Background: Previous studies suggest a link between gut microbiota and the development of ulcerative colitis (UC) and irritable bowel syndrome (IBS). Our aim was to investigate any quantitative differences in faecal bacterial compositions in UC and IBS patients compared to healthy controls, and to identify individual bacterial species that contribute to these differences.
Methods: Faecal microbiota of 13 UC patients, 11 IBS patients and 22 healthy volunteers were analysed by PCR-Denaturing Gradient Gel Electrophoresis (DGGE) using universal and Bacteroides specific primers. The data obtained were normalized using in-house developed statistical method and interrogated by multivariate approaches. The differentiated bands were excised and identified by sequencing the V3 region of the 16S rRNA genes.
Results: Band profiles revealed that number of predominant faecal bacteria were significantly different between UC, IBS and control group (p < 10-4). By assessing the mean band numbers in UC (37 ± 5) and IBS (39 ± 6), compared to the controls (45 ± 3), a significant decrease in bacterial species is suggested (p = 0.01). There were no significant differences between IBS and UC. Biodiversity of the bacterial species was significantly lower in UC (μ = 2.94, σ = 0.29) and IBS patients (μ = 2.90, σ = 0.38) than controls (μ = 3.25, σ = 0.16; p = 0.01). Moreover, similarity indices revealed greater biological variability of predominant bacteria in UC and IBS compared to the controls (median Dice coefficients 76.1% (IQR 70.9 - 83.1), 73.8% (IQR 67.0 - 77.5) and 82.9% (IQR 79.1 - 86.7) respectively). DNA sequencing of discriminating bands suggest that the presence of Bacteroides vulgatus, B. ovatus, B. uniformis, and Parabacteroides sp. in healthy volunteers distinguishes them from IBS and UC patients. DGGE profiles of Bacteroides species revealed a decrease of Bacteroides community in UC relative to IBS and controls.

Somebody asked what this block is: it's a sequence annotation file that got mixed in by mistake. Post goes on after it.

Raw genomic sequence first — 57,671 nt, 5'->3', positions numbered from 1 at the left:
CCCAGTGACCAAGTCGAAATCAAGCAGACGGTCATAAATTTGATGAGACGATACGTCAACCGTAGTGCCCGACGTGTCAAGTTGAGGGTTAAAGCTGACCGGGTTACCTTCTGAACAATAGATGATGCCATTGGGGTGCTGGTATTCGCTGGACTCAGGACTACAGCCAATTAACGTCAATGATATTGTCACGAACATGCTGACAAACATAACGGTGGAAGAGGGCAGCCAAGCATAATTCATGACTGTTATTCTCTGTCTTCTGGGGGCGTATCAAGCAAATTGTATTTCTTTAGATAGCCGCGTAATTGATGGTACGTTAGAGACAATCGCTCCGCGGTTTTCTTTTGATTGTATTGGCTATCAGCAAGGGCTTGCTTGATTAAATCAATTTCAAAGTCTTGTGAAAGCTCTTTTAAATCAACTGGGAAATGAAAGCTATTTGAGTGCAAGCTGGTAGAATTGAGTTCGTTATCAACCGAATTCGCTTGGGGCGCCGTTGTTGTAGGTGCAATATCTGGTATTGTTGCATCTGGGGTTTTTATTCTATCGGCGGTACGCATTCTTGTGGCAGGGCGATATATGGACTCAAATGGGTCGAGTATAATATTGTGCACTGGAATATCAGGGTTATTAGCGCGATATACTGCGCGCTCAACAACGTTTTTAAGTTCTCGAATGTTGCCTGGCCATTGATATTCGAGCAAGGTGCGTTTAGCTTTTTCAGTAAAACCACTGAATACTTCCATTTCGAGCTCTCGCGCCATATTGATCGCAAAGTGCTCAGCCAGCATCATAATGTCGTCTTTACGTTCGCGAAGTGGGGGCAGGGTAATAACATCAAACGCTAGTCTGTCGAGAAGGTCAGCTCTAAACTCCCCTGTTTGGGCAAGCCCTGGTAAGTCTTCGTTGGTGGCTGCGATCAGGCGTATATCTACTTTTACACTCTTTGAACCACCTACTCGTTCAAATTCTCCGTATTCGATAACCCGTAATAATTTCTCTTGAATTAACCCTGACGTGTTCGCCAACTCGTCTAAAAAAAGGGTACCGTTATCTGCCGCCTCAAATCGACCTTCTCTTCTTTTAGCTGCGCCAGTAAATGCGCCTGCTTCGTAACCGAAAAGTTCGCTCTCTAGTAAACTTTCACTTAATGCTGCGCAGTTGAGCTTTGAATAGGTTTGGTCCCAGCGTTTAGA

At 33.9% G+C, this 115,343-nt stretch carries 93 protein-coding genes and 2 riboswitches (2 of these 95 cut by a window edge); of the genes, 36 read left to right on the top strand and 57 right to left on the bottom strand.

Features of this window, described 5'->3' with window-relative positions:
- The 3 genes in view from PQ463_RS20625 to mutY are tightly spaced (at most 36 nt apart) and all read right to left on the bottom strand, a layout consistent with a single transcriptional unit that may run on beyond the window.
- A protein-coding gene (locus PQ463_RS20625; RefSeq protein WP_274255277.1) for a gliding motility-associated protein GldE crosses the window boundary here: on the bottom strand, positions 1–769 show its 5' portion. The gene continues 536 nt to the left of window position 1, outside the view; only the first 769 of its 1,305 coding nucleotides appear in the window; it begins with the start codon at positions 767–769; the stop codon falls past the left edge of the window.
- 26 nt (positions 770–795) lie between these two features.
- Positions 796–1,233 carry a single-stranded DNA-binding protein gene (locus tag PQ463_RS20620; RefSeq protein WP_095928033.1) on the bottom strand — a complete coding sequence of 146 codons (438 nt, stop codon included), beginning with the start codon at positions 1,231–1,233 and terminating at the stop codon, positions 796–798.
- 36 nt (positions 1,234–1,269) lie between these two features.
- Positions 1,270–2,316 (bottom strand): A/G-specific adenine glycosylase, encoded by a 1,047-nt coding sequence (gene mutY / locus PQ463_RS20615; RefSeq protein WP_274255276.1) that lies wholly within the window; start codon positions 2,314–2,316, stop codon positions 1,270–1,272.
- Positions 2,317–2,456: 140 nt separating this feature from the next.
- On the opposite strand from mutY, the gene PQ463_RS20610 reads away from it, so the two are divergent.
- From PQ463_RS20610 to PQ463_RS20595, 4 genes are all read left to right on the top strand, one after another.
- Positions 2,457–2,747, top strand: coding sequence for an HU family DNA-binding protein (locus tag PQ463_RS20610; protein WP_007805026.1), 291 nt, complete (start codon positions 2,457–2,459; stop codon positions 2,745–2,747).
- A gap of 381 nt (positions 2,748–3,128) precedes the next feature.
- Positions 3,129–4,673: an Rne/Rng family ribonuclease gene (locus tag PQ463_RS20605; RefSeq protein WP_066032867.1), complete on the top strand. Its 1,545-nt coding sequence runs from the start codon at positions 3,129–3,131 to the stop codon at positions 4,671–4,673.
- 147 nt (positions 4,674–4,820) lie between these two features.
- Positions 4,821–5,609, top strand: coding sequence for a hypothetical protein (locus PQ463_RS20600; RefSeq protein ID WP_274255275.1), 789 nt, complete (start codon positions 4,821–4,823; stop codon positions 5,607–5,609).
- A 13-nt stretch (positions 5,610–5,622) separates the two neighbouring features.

Conclusion: Molecular profiling of faecal bacteria revealed abnormalities of intestinal microbiota in UC and IBS patients, while different patterns of Bacteroides species loss in particular, were associated with UC and IBS.